My Wife And I Debate Over Investing Or Paying Off Debt

About a week ago, I mentioned my investment plans now that we have a house. This post happened to be at the top of the site when my wife visited it, and it spurred a week long discussion between the two of us on whether we should be focused on building up that investment or focused on paying off all of our debts first, potentially freeing one of us to be a stay at home parent (a definite possibility for at least a few years in the future, especially if we have more than two children).

We currently have three student loans and our house debt outstanding, with the highest debt being a student loan at slightly above 7%. All of these loans are locked in permanently at their current rate. We carry no credit card debt, own both of our vehicles, and have some significant savings towards our next vehicle purchase.

Essentially, we have to be able to beat a 7% return on our investment to put us money ahead with the investments, but that’s over the long term. If we invest now and decide to have one parent move to a stay at home situation, we’ll want the money sooner rather than later, and we both have bad feelings about many investments over the next few years.

Stocks are a great investment over the long term, but over the short term they can be incredibly risky. If you put some money in the stock market today, I’ll bet you anything that you’ll have a gain ten years from now, but I certainly wouldn’t make the same bet over just the next year.

So we’ve mutually decided to put the investment plans on hold and instead pay off our debts for the time being. We look at it this way: it’s a 7% return on our investment, period, both in the short term and in the long term. We’ll start with our highest interest loan and use the savings account method of paying it off: put the money we’re going to use to pay it off early in a savings account and use it as an emergency fund until it’s well past the value of the loan, then pay it off with one check.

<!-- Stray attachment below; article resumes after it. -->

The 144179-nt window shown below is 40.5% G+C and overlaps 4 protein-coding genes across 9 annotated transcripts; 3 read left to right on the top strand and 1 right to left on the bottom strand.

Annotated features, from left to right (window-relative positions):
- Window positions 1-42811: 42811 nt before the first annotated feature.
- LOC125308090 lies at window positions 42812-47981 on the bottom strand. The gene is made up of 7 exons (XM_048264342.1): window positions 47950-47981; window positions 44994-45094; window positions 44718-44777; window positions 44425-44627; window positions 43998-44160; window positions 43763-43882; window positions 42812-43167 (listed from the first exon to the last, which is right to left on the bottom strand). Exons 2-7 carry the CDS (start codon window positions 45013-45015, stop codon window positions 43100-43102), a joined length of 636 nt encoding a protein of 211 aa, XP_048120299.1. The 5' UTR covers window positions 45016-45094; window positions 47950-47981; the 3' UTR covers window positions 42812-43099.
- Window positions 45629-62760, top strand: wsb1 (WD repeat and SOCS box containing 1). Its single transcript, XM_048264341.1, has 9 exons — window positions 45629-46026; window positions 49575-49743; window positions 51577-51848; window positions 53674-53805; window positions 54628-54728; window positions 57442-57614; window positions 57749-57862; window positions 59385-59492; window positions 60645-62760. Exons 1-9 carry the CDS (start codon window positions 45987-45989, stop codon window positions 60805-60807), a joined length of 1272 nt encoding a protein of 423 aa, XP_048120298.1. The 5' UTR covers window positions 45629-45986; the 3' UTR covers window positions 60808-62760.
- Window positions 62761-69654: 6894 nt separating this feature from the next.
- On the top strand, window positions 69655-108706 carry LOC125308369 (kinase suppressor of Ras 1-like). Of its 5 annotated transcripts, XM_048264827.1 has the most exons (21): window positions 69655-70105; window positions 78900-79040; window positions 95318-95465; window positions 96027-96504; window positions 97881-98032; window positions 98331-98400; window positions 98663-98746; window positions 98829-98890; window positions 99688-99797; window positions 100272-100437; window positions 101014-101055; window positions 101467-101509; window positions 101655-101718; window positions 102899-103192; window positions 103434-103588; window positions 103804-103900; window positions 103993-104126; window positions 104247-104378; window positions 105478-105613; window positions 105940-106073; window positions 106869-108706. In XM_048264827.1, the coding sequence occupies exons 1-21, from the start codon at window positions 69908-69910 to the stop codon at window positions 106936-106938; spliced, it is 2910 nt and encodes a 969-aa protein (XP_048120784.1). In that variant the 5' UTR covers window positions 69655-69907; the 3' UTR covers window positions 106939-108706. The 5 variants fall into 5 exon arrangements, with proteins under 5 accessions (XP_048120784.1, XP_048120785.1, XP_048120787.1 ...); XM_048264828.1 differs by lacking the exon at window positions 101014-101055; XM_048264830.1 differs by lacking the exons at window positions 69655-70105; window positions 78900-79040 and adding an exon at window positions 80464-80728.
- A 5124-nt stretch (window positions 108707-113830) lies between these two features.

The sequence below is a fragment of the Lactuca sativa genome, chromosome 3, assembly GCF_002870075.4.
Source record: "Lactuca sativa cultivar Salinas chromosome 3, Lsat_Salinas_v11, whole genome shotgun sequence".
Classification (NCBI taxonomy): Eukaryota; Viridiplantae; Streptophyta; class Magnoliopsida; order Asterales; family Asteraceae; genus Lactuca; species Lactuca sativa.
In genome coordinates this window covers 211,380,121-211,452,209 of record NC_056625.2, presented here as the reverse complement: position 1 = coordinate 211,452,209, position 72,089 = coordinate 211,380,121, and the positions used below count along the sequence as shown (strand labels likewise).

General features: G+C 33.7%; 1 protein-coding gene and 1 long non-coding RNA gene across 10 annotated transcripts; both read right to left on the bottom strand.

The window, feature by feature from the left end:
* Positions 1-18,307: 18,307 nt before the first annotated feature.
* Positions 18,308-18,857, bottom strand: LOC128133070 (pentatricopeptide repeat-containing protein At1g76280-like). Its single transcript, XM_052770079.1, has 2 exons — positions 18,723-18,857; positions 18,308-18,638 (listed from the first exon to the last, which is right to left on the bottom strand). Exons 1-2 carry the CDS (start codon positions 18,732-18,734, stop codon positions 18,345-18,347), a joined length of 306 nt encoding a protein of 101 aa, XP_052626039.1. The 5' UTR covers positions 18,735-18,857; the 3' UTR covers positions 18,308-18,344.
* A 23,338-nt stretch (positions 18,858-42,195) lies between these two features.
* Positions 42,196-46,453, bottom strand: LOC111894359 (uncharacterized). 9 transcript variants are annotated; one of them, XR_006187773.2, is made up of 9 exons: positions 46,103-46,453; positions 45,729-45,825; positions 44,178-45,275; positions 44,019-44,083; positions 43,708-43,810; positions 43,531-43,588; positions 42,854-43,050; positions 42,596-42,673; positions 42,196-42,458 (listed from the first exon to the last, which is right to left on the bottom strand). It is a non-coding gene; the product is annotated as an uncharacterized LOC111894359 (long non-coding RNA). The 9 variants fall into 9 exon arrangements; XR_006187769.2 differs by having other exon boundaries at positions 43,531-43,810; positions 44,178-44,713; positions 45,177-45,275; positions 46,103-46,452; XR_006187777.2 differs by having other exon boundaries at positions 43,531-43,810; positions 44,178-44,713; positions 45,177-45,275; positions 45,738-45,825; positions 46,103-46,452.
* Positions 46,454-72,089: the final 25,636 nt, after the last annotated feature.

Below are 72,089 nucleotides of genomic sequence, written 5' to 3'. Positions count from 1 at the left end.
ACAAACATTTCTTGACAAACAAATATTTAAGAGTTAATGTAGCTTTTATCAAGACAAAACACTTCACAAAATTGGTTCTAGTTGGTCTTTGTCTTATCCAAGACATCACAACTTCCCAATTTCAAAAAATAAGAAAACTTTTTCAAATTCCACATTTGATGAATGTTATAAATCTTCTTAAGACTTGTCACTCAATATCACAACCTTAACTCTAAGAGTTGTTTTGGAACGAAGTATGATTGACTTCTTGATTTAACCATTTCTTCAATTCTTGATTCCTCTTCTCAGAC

Of course, this may be reevaluated in a few years when it’s clear whether or not a stay-at-home situation is best. If we decide that it’s not, then we’ll perhaps look more seriously at investing. Until then, we’ll focus on paying off those debts.

I’m still going to tinker with investment ideas on here – my goal is to seek out the best possible plan for when we do delve into investing. For right now, though, paying off our debts looks like the best road for us and we’re going to go down that road with our usual gusto.

What’s the lesson here? A person or a family may have an individual situation that makes their best financial route different than the financial route others might take. For example, if we were not thinking at all about having one of us be a stay-at-home parent, we might go for the investment route because we’d be far more interested in long-term gains that could easily exceed 7% a year.

In the end, this is a perfect example of the importance of specifying goals right off the bat. When we sat down and talked about our goals, we realized that eliminating our debts looked like the best route for us. If I stuck with my initial investment plan, we may have been making moves that didn’t match the goals we had as a couple – and thus we could have been stuck out in the rain.

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